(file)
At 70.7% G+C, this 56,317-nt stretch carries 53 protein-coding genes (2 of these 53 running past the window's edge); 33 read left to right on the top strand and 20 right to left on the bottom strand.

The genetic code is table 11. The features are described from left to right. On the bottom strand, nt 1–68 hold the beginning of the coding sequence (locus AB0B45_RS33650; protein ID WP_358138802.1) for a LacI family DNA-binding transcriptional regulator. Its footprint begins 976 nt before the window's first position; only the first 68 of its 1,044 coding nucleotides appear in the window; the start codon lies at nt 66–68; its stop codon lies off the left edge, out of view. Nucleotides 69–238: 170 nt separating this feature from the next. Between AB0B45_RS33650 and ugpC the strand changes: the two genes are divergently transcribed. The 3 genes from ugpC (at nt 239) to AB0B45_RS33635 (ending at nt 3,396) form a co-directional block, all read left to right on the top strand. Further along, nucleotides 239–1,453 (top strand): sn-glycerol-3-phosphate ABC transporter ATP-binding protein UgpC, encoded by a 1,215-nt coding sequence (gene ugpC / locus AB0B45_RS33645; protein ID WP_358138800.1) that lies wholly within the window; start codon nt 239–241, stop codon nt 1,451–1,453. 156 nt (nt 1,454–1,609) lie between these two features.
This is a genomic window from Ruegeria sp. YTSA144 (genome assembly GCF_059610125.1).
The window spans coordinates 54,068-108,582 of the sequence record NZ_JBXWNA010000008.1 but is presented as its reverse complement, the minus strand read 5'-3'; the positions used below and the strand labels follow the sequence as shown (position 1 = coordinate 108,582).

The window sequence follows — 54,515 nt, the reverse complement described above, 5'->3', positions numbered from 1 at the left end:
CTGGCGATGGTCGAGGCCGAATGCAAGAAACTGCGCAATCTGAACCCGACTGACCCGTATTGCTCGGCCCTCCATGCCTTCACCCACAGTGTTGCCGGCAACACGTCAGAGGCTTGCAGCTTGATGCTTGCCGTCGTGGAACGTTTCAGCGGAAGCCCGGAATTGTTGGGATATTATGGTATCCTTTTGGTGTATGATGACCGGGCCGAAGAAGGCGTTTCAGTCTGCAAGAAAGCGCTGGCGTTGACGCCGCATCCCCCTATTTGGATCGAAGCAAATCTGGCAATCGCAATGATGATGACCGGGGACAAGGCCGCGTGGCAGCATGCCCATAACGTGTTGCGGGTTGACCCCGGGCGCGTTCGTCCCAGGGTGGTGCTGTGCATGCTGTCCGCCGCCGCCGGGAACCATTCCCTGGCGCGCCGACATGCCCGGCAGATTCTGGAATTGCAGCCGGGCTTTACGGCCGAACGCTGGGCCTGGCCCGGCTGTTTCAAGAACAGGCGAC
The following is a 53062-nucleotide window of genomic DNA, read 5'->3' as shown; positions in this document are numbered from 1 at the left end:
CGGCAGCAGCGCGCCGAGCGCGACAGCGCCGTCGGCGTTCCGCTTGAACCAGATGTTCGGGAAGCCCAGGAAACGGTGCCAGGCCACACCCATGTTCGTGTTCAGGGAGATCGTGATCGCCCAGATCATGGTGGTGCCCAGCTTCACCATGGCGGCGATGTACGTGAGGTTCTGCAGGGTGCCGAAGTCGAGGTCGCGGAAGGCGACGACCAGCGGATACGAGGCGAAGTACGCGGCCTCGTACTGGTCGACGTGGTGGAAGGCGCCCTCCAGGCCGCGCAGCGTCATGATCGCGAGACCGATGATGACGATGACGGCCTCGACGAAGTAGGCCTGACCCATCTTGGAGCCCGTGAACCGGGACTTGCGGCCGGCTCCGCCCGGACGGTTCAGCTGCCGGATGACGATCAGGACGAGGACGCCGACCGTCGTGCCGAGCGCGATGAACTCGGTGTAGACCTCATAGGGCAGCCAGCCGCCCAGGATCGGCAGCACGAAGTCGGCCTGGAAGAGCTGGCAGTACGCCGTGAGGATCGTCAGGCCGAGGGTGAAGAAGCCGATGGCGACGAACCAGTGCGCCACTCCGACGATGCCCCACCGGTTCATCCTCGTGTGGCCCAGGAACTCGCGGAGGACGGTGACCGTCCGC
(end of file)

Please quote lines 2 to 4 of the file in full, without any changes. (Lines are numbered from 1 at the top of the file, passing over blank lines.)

The genetic code is table 11. The features are described from left to right. On the bottom strand, nt 1–68 hold the beginning of the coding sequence (locus AB0B45_RS33650; protein ID WP_358138802.1) for a LacI family DNA-binding transcriptional regulator. Its footprint begins 976 nt before the window's first position; only the first 68 of its 1,044 coding nucleotides appear in the window; the start codon lies at nt 66–68; its stop codon lies off the left edge, out of view. Nucleotides 69–238: 170 nt separating this feature from the next. Between AB0B45_RS33650 and ugpC the strand changes: the two genes are divergently transcribed. The 3 genes from ugpC (at nt 239) to AB0B45_RS33635 (ending at nt 3,396) form a co-directional block, all read left to right on the top strand. Further along, nucleotides 239–1,453 (top strand): sn-glycerol-3-phosphate ABC transporter ATP-binding protein UgpC, encoded by a 1,215-nt coding sequence (gene ugpC / locus AB0B45_RS33645; protein ID WP_358138800.1) that lies wholly within the window; start codon nt 239–241, stop codon nt 1,451–1,453. 156 nt (nt 1,454–1,609) lie between these two features.
This is a genomic window from Ruegeria sp. YTSA144 (genome assembly GCF_059610125.1).
The window spans coordinates 54,068-108,582 of the sequence record NZ_JBXWNA010000008.1 but is presented as its reverse complement, the minus strand read 5'-3'; the positions used below and the strand labels follow the sequence as shown (position 1 = coordinate 108,582).